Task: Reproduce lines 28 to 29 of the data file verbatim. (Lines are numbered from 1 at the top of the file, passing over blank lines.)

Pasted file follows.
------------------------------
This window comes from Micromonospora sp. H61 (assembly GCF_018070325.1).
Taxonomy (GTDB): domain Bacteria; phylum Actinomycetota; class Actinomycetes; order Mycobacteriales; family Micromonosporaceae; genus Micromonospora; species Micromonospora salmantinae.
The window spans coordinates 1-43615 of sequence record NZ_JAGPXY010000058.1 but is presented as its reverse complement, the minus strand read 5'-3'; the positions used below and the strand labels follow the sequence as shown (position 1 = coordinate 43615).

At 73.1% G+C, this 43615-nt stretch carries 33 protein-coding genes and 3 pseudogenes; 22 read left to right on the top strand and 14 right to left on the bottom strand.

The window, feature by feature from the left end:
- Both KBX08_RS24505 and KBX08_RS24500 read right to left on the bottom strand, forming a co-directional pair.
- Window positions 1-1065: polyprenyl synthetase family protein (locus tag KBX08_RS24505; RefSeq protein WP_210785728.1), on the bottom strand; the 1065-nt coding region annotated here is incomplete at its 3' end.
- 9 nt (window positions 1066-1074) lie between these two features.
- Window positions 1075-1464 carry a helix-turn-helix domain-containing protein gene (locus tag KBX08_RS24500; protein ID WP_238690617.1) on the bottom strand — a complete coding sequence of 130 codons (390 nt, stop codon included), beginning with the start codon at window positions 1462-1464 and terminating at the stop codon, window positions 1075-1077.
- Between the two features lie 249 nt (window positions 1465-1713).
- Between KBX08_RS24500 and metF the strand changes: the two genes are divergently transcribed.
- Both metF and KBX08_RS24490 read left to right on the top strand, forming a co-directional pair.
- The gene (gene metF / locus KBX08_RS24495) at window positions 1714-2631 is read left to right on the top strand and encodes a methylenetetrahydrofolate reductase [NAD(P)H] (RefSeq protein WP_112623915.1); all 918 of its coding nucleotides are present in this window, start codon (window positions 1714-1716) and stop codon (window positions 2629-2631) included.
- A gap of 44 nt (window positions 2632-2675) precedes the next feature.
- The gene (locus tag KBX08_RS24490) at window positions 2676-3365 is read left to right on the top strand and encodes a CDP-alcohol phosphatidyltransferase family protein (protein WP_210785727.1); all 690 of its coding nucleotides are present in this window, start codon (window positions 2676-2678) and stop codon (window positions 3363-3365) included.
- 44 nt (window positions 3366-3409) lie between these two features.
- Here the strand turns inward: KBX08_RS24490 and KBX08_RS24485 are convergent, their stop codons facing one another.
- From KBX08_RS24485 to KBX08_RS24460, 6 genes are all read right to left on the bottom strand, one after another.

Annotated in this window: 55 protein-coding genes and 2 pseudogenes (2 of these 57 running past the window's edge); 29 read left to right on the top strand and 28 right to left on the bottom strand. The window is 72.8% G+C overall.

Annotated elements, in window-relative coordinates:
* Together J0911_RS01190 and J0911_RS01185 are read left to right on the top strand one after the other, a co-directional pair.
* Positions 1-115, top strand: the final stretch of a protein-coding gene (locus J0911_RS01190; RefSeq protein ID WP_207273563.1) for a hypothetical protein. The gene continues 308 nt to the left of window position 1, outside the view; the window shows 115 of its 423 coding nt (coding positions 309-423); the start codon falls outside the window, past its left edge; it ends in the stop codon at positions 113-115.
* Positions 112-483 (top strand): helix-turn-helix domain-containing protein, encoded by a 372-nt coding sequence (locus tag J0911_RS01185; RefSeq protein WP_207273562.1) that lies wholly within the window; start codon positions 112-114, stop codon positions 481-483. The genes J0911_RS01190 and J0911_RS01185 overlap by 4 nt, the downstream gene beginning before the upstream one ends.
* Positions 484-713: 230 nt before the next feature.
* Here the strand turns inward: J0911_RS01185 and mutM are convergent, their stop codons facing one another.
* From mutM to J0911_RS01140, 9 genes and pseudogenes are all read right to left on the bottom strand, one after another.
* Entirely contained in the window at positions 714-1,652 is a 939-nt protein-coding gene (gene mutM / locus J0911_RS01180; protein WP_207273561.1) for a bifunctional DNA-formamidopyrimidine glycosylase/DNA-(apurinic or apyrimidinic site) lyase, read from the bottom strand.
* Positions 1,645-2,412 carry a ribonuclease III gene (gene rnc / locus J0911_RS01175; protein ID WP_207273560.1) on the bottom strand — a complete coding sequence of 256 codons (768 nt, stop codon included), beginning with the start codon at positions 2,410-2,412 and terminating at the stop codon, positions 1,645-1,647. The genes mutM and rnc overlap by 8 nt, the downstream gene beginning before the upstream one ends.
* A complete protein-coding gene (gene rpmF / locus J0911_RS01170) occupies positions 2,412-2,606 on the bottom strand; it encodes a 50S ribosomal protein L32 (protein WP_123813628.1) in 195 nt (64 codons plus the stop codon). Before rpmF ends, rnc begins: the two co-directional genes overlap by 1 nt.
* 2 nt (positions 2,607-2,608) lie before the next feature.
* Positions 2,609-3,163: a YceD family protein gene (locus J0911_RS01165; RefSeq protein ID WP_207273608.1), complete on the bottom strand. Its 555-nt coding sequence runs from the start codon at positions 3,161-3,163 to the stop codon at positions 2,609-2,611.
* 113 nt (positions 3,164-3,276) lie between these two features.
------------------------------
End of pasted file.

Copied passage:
* Positions 1,645-2,412 carry a ribonuclease III gene (gene rnc / locus J0911_RS01175; protein ID WP_207273560.1) on the bottom strand — a complete coding sequence of 256 codons (768 nt, stop codon included), beginning with the start codon at positions 2,410-2,412 and terminating at the stop codon, positions 1,645-1,647. The genes mutM and rnc overlap by 8 nt, the downstream gene beginning before the upstream one ends.
* A complete protein-coding gene (gene rpmF / locus J0911_RS01170) occupies positions 2,412-2,606 on the bottom strand; it encodes a 50S ribosomal protein L32 (protein WP_123813628.1) in 195 nt (64 codons plus the stop codon). Before rpmF ends, rnc begins: the two co-directional genes overlap by 1 nt.